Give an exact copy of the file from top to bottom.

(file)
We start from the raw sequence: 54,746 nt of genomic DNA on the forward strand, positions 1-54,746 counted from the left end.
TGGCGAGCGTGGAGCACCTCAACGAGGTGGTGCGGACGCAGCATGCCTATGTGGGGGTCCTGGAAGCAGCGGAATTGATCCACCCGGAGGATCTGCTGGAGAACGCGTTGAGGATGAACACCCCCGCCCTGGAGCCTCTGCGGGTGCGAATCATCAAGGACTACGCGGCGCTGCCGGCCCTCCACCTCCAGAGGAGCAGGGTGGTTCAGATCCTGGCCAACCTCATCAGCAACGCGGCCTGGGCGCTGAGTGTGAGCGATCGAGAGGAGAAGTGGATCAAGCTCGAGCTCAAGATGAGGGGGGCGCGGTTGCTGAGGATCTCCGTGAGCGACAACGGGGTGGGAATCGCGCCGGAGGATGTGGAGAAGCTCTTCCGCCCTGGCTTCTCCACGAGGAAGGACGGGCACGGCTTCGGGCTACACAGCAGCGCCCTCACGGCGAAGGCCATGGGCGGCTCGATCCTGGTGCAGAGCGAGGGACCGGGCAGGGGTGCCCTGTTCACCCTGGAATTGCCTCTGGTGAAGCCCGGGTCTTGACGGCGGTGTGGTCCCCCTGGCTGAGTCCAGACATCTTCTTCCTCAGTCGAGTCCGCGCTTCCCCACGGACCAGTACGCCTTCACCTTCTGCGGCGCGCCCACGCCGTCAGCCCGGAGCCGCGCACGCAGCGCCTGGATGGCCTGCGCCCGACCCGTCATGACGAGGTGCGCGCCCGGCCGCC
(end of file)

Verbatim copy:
We start from the raw sequence: 54,746 nt of genomic DNA on the forward strand, positions 1-54,746 counted from the left end.
TGGCGAGCGTGGAGCACCTCAACGAGGTGGTGCGGACGCAGCATGCCTATGTGGGGGTCCTGGAAGCAGCGGAATTGATCCACCCGGAGGATCTGCTGGAGAACGCGTTGAGGATGAACACCCCCGCCCTGGAGCCTCTGCGGGTGCGAATCATCAAGGACTACGCGGCGCTGCCGGCCCTCCACCTCCAGAGGAGCAGGGTGGTTCAGATCCTGGCCAACCTCATCAGCAACGCGGCCTGGGCGCTGAGTGTGAGCGATCGAGAGGAGAAGTGGATCAAGCTCGAGCTCAAGATGAGGGGGGCGCGGTTGCTGAGGATCTCCGTGAGCGACAACGGGGTGGGAATCGCGCCGGAGGATGTGGAGAAGCTCTTCCGCCCTGGCTTCTCCACGAGGAAGGACGGGCACGGCTTCGGGCTACACAGCAGCGCCCTCACGGCGAAGGCCATGGGCGGCTCGATCCTGGTGCAGAGCGAGGGACCGGGCAGGGGTGCCCTGTTCACCCTGGAATTGCCTCTGGTGAAGCCCGGGTCTTGACGGCGGTGTGGTCCCCCTGGCTGAGTCCAGACATCTTCTTCCTCAGTCGAGTCCGCGCTTCCCCACGGACCAGTACGCCTTCACCTTCTGCGGCGCGCCCACGCCGTCAGCCCGGAGCCGCGCACGCAGCGCCTGGATGGCCTGCGCCCGACCCGTCATGACGAGGTGCGCGCCCGGCCGCC